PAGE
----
Earthquake repair work and Auckland house building could boost New Zealand's $8.9 billion building sector and turn the downturn into a new growth phase.
A report out today from consultants BIS Shrapnel's forecast activity through to 2017, calculating how rebuilding efforts would cause a big change.
Adeline Wong, senior project manager, predicted activity levels would rise 50 per cent in the year to March, 2013, mainly due to Christchurch and Auckland house-building activity.
Grant Porteous, whose Deacon Homes has the master franchise New Zealand's biggest house builder G.J.Gardner, predicted that business would put up 580 houses this year, similar in 2013 but then at least 900 in 2014.
He agrees that demand in Auckland and Christchurch would be key drivers in the next few years and sees some changes in buying habits.
A four-bedroom 146sq m $170,000 G.J.Gardner house with all services provided, advertised as the Amrita Express special, was selling well, he said. Land was not included in that package but that house was popular in Auckland.
"People's expectations are changing about what they have in a home. They are saying 'do I need such an extreme house?'," he said, predicting some group house builders would leave the sector and that rationalisation was inevitable. The Christchurch rebuild had forced up labour rates up and he knew of electricians being paid $65 an hour.
"Labour rates in Christchurch will escalate and trades from other parts of New Zealand will be drawn there," Porteous said.
BIS said reconstruction in Christchurch and a rebound in activity elsewhere would push annual consent values to historical high levels during the five-year period to 2016/17, with annual average consent value at about $10 billion, BIS said, although this could be higher when all earthquake damage claims were processed.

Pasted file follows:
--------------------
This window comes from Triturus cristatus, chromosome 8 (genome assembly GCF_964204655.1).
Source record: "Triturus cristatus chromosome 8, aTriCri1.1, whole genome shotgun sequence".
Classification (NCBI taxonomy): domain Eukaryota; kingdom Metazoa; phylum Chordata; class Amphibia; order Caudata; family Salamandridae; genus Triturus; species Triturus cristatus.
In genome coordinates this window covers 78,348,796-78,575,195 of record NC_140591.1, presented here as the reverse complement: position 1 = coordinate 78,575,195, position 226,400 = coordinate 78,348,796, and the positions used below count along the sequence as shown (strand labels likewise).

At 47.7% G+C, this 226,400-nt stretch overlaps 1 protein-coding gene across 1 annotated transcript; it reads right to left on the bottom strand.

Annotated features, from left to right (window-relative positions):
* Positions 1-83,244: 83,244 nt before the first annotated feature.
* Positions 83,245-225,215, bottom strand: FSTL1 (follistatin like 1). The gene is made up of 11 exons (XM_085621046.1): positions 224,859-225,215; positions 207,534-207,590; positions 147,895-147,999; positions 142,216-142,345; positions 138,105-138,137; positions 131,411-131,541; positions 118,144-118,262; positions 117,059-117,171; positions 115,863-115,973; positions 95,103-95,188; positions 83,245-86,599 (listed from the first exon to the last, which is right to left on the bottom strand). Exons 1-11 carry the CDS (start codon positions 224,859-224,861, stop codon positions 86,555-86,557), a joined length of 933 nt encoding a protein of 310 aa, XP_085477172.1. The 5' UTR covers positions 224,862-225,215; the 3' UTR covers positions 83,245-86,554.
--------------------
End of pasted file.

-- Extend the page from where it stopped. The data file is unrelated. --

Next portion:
Remediation work on leaky homes and schools is also expected to contribute to the building sector growth over the forecast period.
"Dwelling consents are forecast to rebound from 20-year-plus low of less than 15,000 units per annum in the past two years, to peak at 25,500 units in 2014/15. At this level, it still remains below the annual average of 30,000 units over the boom years of 2003 to 2005.
"This lower activity level is ascribed to higher construction cost resulting from earthquake reconstruction in Christchurch, which will constrain building activity in other regions in the country.
"Also, outside of Christchurch, building activity is expected to soften as home affordability worsens again in 2015, due to rising house prices and mortgage rates.
"As a result of supply shortage, especially in Auckland, house prices are expected to again escalate once demand for houses gathers momentum," the forecast said.
"Although affordability will continue to act as a drag on building activity in the second half of the outlook period, a shortage of housing supply and a reversal back to net overseas migration gains will underscore house prices, especially in Auckland and Wellington.
"Christchurch reconstruction will provide a major boost to the non-residential building sector over the five-year forecast period.
"We also expect a pick-up in new building and refurbishment activity in the warehouse, factory and office building sectors in the North Island over the coming years in response to stronger economic growth," the report said.
Figures from Statistics New Zealand show how the sector peaked in 2007 when building consents worth $12.4 billion were issued. In the latest period to December last year, consents for work worth $8.9 billion were issued.
Building consents issued nationally:
- Source: Statistics NZ